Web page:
Over the years, the most frequently used ETF in my portfolios has been Invesco QQQ Trust (QQQ), says Alan Ellman of The Blue Collar Investor.
Premium members have noticed that, lately, a relatively new eligible security in our Premium Members ETF Reports has been QQQM (Invesco Nasdaq 100 ETF). Both are based on the Nasdaq 100 Index (NDX). This article will highlight the similarities and differences between these two securities and offer guidance as to which is best suited for our option-selling portfolios.
What is QQQ?
QQQ is an exchange-traded fund based on the Nasdaq-100 Index. The Fund will, under most circumstances, consist of all of the stocks in the Index. The Index includes 100 of the largest domestic and international nonfinancial companies listed on the Nasdaq Stock Market based on market capitalization. The Fund and the Index are rebalanced quarterly and reconstituted annually.
What is QQQM?
The Invesco NASDAQ 100 ETF (QQQM) is an ETF based on the NASDAQ-100 Index. The Fund will invest at least 90% of its total assets in the securities that comprise the Index. The Index includes securities of 100 of the largest domestic and international nonfinancial companies listed on Nasdaq. The Fund and Index are rebalanced quarterly and reconstituted annually.
What Are the Corresponding Expense Ratios (Fees Inherent in the Securities)?
- QQQ: 0.20%
- QQQM: 0.15%
- QQQ: Has Weeklys and LEAPS
- QQQM: No Weeklys or LEAPS
- Same price performance
- Same implied volatility
- More liquid
- Tighter spreads
- More expiration choices (three per week)
- Lower expense ratio
- Less than half the price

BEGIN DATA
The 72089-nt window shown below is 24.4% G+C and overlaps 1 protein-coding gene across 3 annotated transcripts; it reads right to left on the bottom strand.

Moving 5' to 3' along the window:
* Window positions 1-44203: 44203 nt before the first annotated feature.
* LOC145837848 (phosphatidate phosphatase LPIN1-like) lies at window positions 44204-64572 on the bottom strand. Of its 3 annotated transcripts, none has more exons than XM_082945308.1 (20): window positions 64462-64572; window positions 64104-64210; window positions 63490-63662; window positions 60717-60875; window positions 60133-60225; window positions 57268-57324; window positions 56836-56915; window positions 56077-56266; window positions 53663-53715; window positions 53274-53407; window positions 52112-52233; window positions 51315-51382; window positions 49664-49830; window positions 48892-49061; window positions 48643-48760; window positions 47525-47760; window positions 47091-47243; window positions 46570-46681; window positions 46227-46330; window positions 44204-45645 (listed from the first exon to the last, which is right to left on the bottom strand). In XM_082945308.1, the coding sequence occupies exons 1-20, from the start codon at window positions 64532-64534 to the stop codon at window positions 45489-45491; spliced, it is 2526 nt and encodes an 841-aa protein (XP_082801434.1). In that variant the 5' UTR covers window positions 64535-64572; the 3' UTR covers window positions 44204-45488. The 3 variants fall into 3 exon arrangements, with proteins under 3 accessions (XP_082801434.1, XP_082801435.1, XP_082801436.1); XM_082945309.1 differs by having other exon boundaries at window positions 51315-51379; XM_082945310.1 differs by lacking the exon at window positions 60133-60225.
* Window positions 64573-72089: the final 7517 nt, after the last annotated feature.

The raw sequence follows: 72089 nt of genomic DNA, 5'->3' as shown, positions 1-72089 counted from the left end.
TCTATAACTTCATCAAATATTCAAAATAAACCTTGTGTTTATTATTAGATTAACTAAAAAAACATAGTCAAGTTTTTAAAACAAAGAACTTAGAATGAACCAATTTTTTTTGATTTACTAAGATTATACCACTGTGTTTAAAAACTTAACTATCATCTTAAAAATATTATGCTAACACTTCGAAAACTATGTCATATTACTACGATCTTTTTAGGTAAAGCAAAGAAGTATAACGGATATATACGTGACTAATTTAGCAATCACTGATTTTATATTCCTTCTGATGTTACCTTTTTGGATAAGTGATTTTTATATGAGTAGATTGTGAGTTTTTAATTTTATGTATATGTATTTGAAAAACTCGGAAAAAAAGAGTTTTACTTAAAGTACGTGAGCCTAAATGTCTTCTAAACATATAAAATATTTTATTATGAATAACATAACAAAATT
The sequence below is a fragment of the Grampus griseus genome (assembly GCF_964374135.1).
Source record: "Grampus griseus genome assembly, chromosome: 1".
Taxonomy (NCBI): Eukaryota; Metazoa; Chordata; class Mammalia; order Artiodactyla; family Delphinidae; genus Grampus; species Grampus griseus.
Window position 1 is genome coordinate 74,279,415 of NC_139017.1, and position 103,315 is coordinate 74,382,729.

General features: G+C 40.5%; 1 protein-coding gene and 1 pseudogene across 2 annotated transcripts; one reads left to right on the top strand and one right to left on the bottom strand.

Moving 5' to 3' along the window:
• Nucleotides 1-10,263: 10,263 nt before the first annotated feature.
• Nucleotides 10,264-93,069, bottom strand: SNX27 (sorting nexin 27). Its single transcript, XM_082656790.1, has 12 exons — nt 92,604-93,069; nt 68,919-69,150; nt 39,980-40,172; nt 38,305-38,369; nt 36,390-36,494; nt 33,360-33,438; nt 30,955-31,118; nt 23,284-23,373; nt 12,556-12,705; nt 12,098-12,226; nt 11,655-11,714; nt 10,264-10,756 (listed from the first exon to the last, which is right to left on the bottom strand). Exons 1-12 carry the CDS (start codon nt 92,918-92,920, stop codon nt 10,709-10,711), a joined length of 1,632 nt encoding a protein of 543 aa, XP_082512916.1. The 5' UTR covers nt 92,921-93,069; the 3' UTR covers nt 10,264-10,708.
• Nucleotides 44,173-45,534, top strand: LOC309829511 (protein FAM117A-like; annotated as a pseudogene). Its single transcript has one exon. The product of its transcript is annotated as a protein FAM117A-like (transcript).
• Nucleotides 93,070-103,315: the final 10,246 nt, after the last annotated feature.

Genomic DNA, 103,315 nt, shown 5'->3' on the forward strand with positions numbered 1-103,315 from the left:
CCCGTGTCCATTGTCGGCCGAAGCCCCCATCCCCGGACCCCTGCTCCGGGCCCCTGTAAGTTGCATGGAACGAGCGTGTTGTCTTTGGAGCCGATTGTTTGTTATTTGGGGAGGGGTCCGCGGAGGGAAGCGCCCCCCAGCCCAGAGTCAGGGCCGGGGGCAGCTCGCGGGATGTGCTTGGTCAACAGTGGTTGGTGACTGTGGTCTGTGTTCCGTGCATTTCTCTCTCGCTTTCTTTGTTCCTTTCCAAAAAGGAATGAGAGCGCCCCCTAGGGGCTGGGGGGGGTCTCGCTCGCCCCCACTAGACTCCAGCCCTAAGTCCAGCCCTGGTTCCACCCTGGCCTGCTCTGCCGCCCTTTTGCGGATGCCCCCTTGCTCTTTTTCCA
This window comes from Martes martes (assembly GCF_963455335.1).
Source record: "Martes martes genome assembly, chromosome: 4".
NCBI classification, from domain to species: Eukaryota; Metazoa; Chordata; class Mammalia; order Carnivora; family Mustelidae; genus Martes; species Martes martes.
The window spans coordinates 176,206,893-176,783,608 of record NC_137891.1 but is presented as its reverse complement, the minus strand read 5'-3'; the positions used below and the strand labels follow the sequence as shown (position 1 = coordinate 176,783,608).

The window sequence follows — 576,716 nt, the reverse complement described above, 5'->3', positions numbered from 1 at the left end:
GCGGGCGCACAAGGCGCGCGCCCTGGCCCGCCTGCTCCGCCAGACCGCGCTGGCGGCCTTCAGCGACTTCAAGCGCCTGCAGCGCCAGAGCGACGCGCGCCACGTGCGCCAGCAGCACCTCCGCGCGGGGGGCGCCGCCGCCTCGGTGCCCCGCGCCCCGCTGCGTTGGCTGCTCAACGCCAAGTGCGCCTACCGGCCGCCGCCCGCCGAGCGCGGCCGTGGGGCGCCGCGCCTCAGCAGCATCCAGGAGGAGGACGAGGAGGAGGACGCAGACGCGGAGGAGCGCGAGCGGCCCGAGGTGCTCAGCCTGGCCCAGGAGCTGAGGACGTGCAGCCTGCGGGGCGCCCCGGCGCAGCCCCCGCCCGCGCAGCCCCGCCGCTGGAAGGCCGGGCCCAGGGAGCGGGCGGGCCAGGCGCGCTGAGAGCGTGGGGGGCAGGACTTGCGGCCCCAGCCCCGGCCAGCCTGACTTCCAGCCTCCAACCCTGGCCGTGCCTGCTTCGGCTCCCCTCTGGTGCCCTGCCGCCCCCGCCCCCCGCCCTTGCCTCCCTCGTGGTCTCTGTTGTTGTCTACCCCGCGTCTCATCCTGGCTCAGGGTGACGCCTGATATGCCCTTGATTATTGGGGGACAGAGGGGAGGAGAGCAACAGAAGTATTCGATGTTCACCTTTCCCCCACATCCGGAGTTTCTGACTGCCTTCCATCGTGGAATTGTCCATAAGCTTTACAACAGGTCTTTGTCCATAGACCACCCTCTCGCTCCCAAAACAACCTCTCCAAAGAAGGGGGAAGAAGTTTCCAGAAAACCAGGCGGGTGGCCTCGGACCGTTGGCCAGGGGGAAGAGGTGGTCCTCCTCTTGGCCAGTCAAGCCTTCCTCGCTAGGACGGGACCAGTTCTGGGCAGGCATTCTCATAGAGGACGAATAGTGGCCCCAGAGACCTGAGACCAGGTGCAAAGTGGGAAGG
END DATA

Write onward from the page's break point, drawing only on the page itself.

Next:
Type of Investor
Trader: Favor QQQ:
- Large asset base
- Highly liquid
- Narrow spreads
Long-term, buy-and-hold: Favor QQQM
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Price Performance Comparison ChartYes, there are two lines in this chart—no difference.
QQQ & QQQM One-Year Comparison Chart
Implied Volatility Comparison (No Difference)
QQQ and QQQM Implied Volatility Comparison
Option Liquidity and Strike Choices (Advantage QQQ)
QQQ: Greater Liquidity and More Strike Choices Than QQQM
Return on Option (ROO)—No Significant Difference
QQQ and QQQM Initial Calculations
The BCI Trade Management Calculator shows a slight difference in the initial calculations (brown cells). This was due to one strike being slightly in-the-money: the other slightly out-of-the-money. Overall, there is no difference in expected returns.
For short-term option-selling, an edge goes to QQQ because of its liquidity advantage and abundance of expiration choices. If capital is limited, QQQM may be a more practical selection. For long-term investing, a very slight edge to QQQM because of its lower expense ratio.
Learn more about Alan Ellman on the Blue Collar Investor Website.